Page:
It's the morning after the Nov. 6 election, and Americans who went to bed dreaming of a new start in Washington are waking up to a Nov. 7 nightmare. Neither Barack Obama nor Mitt Romney has won the 270 Electoral College votes required by the Constitution to claim the presidency: it's a 269-269 tie. Lawyers for both candidates strut across TV screens chased by reporters while experts on the Constitution struggle to explain what happens next. The country braces for a repeat of the disputed 2000 election in Florida--this time on a national scale.
The math works like this: Romney wins the battleground states of Florida, Virginia, Iowa, Nevada and Colorado, while Obama wins Ohio, Wisconsin, New Hampshire and New Mexico. That would leave each man with the nominal support of exactly half of the 538 people who volunteered to perform the normally ceremonial duty of electing the President in the weeks after the popular vote. The chances of this or a handful of other, less likely tie scenarios are remote but real: statistician Nate Silver puts the odds at 0.7%. The race is close and fluid enough that both sides are consulting veterans of the Florida fight and boning up on state election laws.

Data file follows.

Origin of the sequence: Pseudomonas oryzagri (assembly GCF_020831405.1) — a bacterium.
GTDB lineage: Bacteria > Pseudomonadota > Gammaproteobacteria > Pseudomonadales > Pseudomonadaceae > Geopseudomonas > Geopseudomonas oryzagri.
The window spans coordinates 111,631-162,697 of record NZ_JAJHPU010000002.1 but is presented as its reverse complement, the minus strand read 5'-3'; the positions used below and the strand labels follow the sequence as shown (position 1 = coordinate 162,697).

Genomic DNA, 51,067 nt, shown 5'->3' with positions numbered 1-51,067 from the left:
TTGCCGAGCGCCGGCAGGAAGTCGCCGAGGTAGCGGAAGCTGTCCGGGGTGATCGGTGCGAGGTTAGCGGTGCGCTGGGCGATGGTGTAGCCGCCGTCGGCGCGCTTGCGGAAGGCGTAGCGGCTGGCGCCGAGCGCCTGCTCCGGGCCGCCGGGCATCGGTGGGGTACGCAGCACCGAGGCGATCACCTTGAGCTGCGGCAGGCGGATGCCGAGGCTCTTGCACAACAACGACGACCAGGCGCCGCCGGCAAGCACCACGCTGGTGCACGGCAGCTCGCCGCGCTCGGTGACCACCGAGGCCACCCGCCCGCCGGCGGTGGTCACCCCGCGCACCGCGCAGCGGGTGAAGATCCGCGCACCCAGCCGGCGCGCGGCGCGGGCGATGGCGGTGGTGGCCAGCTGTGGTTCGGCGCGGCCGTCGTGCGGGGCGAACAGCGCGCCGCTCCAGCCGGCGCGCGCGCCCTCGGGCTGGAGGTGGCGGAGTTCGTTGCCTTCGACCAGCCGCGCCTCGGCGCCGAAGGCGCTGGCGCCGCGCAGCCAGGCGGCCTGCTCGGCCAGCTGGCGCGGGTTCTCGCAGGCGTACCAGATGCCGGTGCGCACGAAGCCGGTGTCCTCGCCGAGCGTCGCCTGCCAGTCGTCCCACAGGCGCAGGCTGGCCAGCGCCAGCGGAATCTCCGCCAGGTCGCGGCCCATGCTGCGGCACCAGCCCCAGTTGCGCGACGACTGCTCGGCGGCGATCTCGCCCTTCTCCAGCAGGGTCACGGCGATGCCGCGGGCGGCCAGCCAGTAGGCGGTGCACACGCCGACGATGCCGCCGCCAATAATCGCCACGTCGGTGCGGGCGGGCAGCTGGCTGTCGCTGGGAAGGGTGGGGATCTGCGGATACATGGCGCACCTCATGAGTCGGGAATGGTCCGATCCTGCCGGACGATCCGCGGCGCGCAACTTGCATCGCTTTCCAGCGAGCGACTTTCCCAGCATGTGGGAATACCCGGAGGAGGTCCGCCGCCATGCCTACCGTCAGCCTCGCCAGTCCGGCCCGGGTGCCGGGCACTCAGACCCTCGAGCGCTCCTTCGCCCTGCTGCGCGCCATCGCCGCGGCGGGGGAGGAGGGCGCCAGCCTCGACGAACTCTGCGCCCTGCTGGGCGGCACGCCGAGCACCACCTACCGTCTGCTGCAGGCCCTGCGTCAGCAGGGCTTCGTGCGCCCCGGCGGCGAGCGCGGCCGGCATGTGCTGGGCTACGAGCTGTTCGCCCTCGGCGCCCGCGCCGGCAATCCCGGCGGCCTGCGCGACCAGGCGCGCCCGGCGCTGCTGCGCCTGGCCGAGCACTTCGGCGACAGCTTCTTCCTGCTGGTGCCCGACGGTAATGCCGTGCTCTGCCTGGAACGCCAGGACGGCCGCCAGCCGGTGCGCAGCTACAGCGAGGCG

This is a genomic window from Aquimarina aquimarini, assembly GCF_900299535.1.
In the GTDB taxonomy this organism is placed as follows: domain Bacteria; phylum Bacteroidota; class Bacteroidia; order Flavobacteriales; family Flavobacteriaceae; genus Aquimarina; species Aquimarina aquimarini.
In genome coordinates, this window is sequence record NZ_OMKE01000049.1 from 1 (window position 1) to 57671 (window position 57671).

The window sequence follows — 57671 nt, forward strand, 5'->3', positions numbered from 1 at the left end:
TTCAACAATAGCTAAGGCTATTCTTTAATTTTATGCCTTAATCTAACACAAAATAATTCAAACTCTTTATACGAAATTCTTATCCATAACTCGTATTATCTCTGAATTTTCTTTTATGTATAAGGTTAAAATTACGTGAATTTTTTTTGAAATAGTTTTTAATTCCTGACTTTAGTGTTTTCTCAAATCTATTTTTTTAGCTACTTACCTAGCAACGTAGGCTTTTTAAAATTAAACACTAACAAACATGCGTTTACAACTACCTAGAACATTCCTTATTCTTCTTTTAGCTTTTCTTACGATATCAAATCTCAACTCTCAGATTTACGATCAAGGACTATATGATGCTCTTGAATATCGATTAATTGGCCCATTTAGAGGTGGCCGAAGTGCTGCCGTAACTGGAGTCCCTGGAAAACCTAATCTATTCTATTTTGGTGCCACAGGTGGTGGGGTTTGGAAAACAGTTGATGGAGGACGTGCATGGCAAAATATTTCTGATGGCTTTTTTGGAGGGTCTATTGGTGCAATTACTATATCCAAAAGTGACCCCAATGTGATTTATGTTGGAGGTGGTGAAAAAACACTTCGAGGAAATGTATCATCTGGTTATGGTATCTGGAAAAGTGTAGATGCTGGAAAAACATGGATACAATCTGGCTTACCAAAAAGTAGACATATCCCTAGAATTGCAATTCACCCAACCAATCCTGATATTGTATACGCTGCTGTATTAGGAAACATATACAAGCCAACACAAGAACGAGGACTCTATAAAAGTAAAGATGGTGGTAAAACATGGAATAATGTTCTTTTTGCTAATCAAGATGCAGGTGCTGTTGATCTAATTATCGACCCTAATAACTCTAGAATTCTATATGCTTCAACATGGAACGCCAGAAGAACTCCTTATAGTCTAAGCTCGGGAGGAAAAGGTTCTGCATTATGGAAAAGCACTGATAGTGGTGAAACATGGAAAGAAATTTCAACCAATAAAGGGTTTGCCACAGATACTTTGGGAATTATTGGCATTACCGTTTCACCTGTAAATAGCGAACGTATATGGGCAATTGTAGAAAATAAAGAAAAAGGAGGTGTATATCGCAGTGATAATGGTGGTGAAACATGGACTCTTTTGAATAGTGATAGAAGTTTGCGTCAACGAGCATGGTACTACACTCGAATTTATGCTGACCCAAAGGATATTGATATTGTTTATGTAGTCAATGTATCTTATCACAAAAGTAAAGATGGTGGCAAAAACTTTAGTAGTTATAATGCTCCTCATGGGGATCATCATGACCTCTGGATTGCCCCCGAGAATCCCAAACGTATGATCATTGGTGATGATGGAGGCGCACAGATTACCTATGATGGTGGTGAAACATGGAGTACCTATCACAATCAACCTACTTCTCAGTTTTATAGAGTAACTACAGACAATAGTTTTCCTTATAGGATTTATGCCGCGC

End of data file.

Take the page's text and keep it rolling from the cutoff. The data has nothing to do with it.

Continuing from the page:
The good news is that the Constitution provides a detailed plan in case neither candidate gets to 270; the bad news is it's a recipe for chaos. The Electoral College, a quaint relic of the 18th century, would become a political hotbed, as every elector would represent the potential difference between victory and defeat. Only 26 states have laws requiring their electors to vote for the person they were chosen to support. It's not hard to imagine one of the 256 unbound ones being tempted by either side to write themselves into history as the person who chose a President. A faithless elector might, for instance, abandon his or her candidate if the other one won the popular vote. The Associated Press had already found five potential rogue electors by early October.
The electors cast their votes Dec. 17, and if neither candidate has 270, the 12th Amendment requires the newly elected House of Representatives to meet on Jan. 6 to choose the next President using a 225-year-old formula. Each state gets one vote, and the state's delegation votes to determine its pick. Romney has the edge in that hypothetical contest, but it's a close call. If the House can't muster a majority--at least 26 states in favor of a candidate--it has to stay in session until it can settle on a winner.
It would be great if there were a good reason for this mashup of an electoral system, but there isn't. The framers designed it during heated debates at the Constitutional Convention from July to September 1787. Some scholars believe it emerged because small states feared a stream of Presidents from then dominant Virginia and Massachusetts. Others say Southern states wanted to offset the power of the antislavery North. It's even less clear why the House became the final arbiter.